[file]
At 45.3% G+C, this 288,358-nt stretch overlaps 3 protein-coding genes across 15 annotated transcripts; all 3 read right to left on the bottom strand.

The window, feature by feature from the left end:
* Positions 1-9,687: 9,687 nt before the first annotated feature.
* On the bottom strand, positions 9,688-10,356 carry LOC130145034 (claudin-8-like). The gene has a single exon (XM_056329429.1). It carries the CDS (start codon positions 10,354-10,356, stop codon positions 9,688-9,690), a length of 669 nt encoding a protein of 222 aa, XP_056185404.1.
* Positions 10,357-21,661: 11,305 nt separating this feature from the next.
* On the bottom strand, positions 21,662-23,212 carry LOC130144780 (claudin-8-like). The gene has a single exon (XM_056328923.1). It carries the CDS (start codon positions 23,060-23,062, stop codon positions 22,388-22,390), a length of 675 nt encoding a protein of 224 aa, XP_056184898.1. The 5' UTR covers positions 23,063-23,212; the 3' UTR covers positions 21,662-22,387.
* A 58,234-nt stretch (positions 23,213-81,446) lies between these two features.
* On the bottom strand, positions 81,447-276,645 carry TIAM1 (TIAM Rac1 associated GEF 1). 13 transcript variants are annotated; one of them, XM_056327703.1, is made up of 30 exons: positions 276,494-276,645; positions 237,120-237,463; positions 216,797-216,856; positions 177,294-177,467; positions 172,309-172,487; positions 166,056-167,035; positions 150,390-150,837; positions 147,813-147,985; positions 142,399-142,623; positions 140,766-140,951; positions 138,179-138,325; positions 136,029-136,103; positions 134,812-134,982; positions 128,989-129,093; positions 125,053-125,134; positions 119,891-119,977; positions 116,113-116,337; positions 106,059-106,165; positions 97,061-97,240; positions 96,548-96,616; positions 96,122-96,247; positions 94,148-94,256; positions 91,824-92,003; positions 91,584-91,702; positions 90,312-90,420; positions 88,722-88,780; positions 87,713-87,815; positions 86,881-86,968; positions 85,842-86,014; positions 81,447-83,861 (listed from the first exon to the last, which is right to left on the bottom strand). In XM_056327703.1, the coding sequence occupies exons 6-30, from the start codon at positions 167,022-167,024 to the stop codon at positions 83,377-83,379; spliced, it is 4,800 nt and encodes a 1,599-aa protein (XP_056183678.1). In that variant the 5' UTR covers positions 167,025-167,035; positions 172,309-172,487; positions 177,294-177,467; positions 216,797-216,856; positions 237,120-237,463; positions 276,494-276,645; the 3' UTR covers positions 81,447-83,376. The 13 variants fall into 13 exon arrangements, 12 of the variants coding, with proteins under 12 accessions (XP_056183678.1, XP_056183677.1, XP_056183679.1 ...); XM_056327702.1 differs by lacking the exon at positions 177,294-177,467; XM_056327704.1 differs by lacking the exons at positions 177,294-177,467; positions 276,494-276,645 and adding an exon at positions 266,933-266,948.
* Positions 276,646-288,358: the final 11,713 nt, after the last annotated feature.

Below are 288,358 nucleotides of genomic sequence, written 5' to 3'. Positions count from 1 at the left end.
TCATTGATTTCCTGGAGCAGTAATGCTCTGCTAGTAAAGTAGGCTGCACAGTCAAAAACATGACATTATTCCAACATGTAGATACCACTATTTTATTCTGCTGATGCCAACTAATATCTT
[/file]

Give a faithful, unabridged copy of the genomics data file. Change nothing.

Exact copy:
At 45.3% G+C, this 288,358-nt stretch overlaps 3 protein-coding genes across 15 annotated transcripts; all 3 read right to left on the bottom strand.

The window, feature by feature from the left end:
* Positions 1-9,687: 9,687 nt before the first annotated feature.
* On the bottom strand, positions 9,688-10,356 carry LOC130145034 (claudin-8-like). The gene has a single exon (XM_056329429.1). It carries the CDS (start codon positions 10,354-10,356, stop codon positions 9,688-9,690), a length of 669 nt encoding a protein of 222 aa, XP_056185404.1.
* Positions 10,357-21,661: 11,305 nt separating this feature from the next.
* On the bottom strand, positions 21,662-23,212 carry LOC130144780 (claudin-8-like). The gene has a single exon (XM_056328923.1). It carries the CDS (start codon positions 23,060-23,062, stop codon positions 22,388-22,390), a length of 675 nt encoding a protein of 224 aa, XP_056184898.1. The 5' UTR covers positions 23,063-23,212; the 3' UTR covers positions 21,662-22,387.
* A 58,234-nt stretch (positions 23,213-81,446) lies between these two features.
* On the bottom strand, positions 81,447-276,645 carry TIAM1 (TIAM Rac1 associated GEF 1). 13 transcript variants are annotated; one of them, XM_056327703.1, is made up of 30 exons: positions 276,494-276,645; positions 237,120-237,463; positions 216,797-216,856; positions 177,294-177,467; positions 172,309-172,487; positions 166,056-167,035; positions 150,390-150,837; positions 147,813-147,985; positions 142,399-142,623; positions 140,766-140,951; positions 138,179-138,325; positions 136,029-136,103; positions 134,812-134,982; positions 128,989-129,093; positions 125,053-125,134; positions 119,891-119,977; positions 116,113-116,337; positions 106,059-106,165; positions 97,061-97,240; positions 96,548-96,616; positions 96,122-96,247; positions 94,148-94,256; positions 91,824-92,003; positions 91,584-91,702; positions 90,312-90,420; positions 88,722-88,780; positions 87,713-87,815; positions 86,881-86,968; positions 85,842-86,014; positions 81,447-83,861 (listed from the first exon to the last, which is right to left on the bottom strand). In XM_056327703.1, the coding sequence occupies exons 6-30, from the start codon at positions 167,022-167,024 to the stop codon at positions 83,377-83,379; spliced, it is 4,800 nt and encodes a 1,599-aa protein (XP_056183678.1). In that variant the 5' UTR covers positions 167,025-167,035; positions 172,309-172,487; positions 177,294-177,467; positions 216,797-216,856; positions 237,120-237,463; positions 276,494-276,645; the 3' UTR covers positions 81,447-83,376. The 13 variants fall into 13 exon arrangements, 12 of the variants coding, with proteins under 12 accessions (XP_056183678.1, XP_056183677.1, XP_056183679.1 ...); XM_056327702.1 differs by lacking the exon at positions 177,294-177,467; XM_056327704.1 differs by lacking the exons at positions 177,294-177,467; positions 276,494-276,645 and adding an exon at positions 266,933-266,948.
* Positions 276,646-288,358: the final 11,713 nt, after the last annotated feature.

Below are 288,358 nucleotides of genomic sequence, written 5' to 3'. Positions count from 1 at the left end.
TCATTGATTTCCTGGAGCAGTAATGCTCTGCTAGTAAAGTAGGCTGCACAGTCAAAAACATGACATTATTCCAACATGTAGATACCACTATTTTATTCTGCTGATGCCAACTAATATCTT